It was 7pm, Thursday. My husband and I were ravenous after exploring Old Goa. We were on our first trip exploring Goa and despite a weeklong adjustment to local time, our tummies were still operating two hours ahead in Singapore time. Pinto’s, a small family-run restaurant in the heart of Panaji, was where we’d planned on having dinner that night. The streetlights were a little dim and this hole-in-the-wall restaurant was hardly visible from the main street. After desperately asking some locals for directions, we found it. It was a small restaurant with minimal décor and the thing that stood outmost was the chalkboard menu that had the daily specials scrawled on it. Within minutes of being seated, we’d already noticed that many locals were streaming in to pick up their dinner. That made us very happy as it meant that this restaurant was well-loved by Goans, who are known to have a lot of pride in their cuisine. As luck would have it, just after we’d made our orders, there was a power outage in the neighbourhood! My stomach was already biting by then. The chef came out of the kitchen to reassure us that despite the power outage, the food will be ready as the gas stoves were still working. He proceeded to bring us into the kitchen to reassure us that they were prepared for this type of situation. What we saw next was something I’ll never forget – the chef was reheating the food with help from a candlelight! At this point, we debated if we were better off going to another restaurant. As the other Goan restaurant we’d shortlisted was at least forty-five minutes away, we took our chances and stayed. Fortunately, the food was served to us within minutes and they all tasted good. We could barely see our dishes as there was only candlelight on our tables. So we used our phones for more light and I took photos of our meal because it definitely was a meal to remember! The evidence of our poorly lit but delicious food is pictured below.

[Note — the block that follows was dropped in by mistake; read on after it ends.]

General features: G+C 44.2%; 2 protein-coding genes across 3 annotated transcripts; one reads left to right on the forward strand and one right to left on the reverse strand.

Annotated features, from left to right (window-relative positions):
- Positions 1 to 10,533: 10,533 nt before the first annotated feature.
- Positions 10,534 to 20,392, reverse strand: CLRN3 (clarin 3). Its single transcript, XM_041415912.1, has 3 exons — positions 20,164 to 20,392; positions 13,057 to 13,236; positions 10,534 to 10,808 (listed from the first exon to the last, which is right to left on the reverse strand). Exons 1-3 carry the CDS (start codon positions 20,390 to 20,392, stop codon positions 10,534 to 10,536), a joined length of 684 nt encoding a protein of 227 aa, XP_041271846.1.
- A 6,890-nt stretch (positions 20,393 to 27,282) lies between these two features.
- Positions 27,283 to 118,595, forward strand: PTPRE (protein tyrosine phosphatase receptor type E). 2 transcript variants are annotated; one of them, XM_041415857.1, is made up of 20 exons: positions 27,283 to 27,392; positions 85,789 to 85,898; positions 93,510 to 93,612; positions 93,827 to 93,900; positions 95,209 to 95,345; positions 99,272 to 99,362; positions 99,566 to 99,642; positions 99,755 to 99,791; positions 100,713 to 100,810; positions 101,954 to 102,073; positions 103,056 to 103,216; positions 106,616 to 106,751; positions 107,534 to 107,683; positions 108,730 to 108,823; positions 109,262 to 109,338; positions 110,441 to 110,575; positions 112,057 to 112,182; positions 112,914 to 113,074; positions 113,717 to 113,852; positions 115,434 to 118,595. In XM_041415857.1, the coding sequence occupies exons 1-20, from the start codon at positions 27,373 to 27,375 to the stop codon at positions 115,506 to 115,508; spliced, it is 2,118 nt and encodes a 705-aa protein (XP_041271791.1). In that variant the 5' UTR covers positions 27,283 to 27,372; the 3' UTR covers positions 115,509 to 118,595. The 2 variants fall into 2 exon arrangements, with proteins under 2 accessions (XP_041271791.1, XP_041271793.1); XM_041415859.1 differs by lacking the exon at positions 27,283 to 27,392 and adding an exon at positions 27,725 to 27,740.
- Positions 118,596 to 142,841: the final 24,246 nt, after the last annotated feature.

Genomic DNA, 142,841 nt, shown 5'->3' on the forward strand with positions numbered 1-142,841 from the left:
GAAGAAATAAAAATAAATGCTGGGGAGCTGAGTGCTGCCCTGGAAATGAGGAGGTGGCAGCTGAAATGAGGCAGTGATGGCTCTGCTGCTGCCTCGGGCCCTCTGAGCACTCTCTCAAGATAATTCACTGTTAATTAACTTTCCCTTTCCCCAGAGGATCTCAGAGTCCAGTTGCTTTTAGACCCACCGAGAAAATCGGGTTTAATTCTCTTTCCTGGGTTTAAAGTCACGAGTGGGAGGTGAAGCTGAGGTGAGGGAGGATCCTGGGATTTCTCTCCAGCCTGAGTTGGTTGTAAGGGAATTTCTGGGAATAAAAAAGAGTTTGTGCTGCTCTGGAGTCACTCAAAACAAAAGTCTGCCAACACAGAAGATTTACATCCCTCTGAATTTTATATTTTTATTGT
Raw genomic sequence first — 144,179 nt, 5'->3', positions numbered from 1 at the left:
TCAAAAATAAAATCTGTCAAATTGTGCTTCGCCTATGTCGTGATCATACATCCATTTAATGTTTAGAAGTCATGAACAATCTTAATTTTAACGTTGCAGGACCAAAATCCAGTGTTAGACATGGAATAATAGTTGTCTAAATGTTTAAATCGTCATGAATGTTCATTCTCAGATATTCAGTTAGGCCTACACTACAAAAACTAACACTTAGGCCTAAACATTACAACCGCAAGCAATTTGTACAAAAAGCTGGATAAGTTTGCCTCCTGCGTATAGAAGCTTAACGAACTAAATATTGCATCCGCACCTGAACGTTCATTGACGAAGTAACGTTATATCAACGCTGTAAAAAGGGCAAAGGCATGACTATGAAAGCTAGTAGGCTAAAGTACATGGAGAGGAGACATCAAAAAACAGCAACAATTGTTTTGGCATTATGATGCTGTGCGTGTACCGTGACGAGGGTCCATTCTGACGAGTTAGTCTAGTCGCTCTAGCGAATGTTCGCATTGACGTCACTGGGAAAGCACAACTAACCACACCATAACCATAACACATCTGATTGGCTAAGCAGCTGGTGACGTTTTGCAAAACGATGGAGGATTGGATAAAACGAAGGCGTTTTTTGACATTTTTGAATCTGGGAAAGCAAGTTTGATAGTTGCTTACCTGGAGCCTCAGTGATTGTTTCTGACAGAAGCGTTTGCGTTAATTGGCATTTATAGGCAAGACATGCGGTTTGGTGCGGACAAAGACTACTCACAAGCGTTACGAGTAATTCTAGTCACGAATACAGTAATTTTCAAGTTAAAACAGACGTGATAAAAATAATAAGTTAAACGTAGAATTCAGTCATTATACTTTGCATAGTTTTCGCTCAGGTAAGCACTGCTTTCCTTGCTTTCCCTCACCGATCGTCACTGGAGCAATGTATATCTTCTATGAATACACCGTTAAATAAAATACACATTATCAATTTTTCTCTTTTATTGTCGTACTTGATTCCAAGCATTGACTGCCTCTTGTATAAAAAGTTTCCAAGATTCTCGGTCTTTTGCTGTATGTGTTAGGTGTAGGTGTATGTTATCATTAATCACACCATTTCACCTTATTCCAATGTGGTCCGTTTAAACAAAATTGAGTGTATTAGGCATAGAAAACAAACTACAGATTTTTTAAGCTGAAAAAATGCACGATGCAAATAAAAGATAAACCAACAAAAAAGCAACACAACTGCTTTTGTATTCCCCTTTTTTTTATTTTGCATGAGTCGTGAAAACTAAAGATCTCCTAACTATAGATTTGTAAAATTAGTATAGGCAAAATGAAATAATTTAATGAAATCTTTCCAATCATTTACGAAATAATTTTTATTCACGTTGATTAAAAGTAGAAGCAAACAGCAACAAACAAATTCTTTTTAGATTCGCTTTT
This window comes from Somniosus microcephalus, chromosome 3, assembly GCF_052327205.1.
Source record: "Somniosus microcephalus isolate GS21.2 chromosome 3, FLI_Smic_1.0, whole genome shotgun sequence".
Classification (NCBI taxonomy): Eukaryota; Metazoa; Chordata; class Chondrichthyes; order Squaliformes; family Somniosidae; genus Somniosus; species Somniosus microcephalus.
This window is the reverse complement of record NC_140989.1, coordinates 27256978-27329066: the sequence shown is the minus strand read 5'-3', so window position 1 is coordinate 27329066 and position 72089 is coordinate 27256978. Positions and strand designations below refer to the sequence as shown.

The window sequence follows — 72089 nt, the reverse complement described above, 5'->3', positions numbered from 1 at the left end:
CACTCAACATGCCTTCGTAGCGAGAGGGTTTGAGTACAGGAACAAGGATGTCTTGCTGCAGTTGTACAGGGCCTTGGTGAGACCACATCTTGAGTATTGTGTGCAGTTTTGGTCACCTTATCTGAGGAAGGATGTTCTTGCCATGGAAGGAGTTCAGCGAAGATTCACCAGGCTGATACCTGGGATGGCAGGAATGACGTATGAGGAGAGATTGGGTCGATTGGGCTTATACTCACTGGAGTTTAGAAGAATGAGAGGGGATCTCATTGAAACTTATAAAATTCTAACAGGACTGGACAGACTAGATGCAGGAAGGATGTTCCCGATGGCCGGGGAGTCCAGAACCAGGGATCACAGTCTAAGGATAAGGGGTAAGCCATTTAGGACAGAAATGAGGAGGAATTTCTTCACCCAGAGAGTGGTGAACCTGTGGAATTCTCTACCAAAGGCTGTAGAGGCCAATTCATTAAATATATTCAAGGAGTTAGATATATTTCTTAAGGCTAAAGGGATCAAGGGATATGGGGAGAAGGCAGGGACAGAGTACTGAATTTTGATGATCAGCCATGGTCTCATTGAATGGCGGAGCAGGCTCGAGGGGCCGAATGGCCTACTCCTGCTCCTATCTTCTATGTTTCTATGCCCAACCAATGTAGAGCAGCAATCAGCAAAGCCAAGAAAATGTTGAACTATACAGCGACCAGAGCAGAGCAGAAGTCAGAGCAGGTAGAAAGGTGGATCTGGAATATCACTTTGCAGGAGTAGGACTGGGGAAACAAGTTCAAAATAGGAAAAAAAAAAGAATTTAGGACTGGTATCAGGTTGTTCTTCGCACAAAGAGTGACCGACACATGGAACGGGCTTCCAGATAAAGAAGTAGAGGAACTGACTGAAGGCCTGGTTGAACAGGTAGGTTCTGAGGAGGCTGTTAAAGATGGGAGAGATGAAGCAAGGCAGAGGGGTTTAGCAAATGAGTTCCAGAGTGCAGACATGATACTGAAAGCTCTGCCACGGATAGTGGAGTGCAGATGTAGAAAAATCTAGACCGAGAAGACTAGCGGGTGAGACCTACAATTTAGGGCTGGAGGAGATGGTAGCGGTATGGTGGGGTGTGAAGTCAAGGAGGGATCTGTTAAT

Apart from the amusing situation while enjoying a Vindahloo in Goa, there are a few interesting historical details that make its origins also an intriguing one. There is a common consensus that Vindahloo is based on the Portuguese marinade ‘vinha d’alhos‘ and dish ‘carne de vinho e alhos’, or meat cooked in wine or vinegar and garlic. However, Indians did not make vinegar when the Portuguese first arrived. The Franciscan priests found a solution by making vinegar from coconut toddy, a drink made from the coconut palm. The vinegar, combined with spices, such as black pepper, cinnamon, cloves and mustard, which had either already found their way to Portugal earlier or were endemic to India, gave rise to the Portuguese-Indian dish of Vindahloo. The chillies had also been brought over to India by the Portuguese from South America through the Columbian Exchange. The use of wine or vinegar also helped prolong the shelf-life of meat and it made it more convenient for the Portuguese to bring the dish along on long journeys to the East.